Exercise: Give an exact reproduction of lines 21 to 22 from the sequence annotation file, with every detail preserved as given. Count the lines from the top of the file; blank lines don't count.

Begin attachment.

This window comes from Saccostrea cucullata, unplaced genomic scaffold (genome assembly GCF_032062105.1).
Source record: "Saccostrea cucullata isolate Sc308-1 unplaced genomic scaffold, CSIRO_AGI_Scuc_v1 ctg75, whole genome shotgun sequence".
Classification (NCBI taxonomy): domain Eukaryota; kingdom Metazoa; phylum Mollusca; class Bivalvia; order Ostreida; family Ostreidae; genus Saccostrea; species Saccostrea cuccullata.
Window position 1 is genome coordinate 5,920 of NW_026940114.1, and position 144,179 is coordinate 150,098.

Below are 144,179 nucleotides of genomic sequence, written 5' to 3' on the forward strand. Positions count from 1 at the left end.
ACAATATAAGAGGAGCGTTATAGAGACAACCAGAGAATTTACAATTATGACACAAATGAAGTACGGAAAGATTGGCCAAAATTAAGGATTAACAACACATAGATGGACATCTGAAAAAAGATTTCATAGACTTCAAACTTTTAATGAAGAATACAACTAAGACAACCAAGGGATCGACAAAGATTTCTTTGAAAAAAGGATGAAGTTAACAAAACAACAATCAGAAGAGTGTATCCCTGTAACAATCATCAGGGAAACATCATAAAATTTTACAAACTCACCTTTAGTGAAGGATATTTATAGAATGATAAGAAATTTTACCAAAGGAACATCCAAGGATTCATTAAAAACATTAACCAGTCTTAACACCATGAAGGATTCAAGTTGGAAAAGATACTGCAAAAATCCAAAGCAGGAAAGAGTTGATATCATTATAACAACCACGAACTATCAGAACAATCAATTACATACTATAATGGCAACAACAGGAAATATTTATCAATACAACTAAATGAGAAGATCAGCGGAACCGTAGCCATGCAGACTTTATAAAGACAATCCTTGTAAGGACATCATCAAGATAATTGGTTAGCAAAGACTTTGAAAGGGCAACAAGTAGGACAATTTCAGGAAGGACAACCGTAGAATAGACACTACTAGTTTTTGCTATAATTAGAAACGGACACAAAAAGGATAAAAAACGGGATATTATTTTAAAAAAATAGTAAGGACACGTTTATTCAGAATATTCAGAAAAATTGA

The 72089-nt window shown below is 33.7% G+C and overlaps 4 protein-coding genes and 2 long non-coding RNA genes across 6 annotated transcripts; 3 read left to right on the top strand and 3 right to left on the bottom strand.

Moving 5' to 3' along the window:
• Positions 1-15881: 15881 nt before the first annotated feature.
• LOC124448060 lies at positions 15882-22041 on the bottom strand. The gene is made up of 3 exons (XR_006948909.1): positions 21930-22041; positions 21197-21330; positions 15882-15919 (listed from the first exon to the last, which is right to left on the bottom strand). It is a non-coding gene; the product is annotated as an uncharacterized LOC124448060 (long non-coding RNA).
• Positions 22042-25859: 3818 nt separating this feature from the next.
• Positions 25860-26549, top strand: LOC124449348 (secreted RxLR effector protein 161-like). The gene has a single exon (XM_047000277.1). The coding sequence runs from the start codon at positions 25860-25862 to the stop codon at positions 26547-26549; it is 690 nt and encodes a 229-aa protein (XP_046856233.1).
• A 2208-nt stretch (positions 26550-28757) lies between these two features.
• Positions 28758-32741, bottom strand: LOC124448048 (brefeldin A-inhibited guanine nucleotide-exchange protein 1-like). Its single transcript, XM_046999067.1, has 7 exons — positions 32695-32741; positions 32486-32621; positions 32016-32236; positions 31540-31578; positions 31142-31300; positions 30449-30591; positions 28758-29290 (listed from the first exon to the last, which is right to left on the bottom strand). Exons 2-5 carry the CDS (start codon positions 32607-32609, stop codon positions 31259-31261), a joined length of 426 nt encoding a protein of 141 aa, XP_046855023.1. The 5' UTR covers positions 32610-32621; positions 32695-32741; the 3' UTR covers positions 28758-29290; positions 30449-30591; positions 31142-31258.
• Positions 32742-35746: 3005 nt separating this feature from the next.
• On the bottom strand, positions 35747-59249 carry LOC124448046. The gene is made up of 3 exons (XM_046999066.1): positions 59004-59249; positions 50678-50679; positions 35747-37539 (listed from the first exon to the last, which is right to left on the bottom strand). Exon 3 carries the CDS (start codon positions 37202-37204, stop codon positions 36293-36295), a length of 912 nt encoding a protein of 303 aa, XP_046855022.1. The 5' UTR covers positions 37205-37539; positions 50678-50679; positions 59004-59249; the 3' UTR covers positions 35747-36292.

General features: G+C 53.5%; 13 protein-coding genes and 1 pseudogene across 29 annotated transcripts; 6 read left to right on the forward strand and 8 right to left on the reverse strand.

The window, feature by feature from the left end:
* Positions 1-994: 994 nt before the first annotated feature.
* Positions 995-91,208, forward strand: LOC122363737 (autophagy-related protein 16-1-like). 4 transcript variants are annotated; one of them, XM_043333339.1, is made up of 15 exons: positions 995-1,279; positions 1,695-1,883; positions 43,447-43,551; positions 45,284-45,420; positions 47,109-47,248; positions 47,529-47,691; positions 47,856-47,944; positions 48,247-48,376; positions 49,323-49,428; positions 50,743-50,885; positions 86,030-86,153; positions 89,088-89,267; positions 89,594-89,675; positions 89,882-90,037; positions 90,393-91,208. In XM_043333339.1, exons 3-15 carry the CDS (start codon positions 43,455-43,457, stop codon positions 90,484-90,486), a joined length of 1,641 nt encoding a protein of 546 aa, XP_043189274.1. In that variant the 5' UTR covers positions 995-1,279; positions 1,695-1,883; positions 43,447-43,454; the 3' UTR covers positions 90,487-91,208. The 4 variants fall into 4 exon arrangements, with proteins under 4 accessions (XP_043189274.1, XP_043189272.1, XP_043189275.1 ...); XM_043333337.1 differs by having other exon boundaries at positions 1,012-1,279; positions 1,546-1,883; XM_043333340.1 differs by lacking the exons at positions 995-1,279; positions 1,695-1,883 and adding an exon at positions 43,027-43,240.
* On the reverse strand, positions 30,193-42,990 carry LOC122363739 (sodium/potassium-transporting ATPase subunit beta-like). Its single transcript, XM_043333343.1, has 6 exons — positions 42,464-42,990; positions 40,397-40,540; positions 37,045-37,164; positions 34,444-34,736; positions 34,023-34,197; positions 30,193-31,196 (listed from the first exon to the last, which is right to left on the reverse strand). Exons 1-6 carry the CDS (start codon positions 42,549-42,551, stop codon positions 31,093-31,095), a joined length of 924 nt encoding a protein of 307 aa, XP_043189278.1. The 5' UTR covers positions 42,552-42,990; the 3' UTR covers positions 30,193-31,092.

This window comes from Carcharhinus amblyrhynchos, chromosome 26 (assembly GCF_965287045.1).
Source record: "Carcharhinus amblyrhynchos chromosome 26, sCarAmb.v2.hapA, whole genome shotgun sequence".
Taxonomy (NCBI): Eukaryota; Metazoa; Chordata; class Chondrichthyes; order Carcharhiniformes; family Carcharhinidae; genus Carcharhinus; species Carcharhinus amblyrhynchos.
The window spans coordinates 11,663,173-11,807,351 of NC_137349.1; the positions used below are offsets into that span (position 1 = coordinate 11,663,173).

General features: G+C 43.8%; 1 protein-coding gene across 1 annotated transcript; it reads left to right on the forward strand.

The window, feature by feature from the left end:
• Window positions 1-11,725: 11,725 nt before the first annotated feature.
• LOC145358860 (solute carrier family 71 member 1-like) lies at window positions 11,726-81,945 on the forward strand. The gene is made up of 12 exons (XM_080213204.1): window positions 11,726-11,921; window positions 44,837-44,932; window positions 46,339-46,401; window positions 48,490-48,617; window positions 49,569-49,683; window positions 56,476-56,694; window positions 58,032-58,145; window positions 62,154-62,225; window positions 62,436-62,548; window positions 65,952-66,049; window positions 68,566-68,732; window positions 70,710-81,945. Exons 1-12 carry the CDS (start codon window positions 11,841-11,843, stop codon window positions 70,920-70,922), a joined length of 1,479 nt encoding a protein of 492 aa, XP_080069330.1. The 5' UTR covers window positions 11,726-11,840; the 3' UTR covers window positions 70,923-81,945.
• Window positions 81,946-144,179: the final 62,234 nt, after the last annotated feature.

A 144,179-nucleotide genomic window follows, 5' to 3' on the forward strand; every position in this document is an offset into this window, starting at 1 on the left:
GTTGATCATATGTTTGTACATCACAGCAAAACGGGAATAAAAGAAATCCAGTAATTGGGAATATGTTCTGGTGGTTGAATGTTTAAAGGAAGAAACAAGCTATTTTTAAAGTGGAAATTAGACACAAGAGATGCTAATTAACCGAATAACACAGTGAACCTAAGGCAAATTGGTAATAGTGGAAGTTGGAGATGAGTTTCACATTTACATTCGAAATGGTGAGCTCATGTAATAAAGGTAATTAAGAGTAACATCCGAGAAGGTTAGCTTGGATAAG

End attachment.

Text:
* On the reverse strand, positions 30,193-42,990 carry LOC122363739 (sodium/potassium-transporting ATPase subunit beta-like). Its single transcript, XM_043333343.1, has 6 exons — positions 42,464-42,990; positions 40,397-40,540; positions 37,045-37,164; positions 34,444-34,736; positions 34,023-34,197; positions 30,193-31,196 (listed from the first exon to the last, which is right to left on the reverse strand). Exons 1-6 carry the CDS (start codon positions 42,549-42,551, stop codon positions 31,093-31,095), a joined length of 924 nt encoding a protein of 307 aa, XP_043189278.1. The 5' UTR covers positions 42,552-42,990; the 3' UTR covers positions 30,193-31,092.

This window comes from Carcharhinus amblyrhynchos, chromosome 26 (assembly GCF_965287045.1).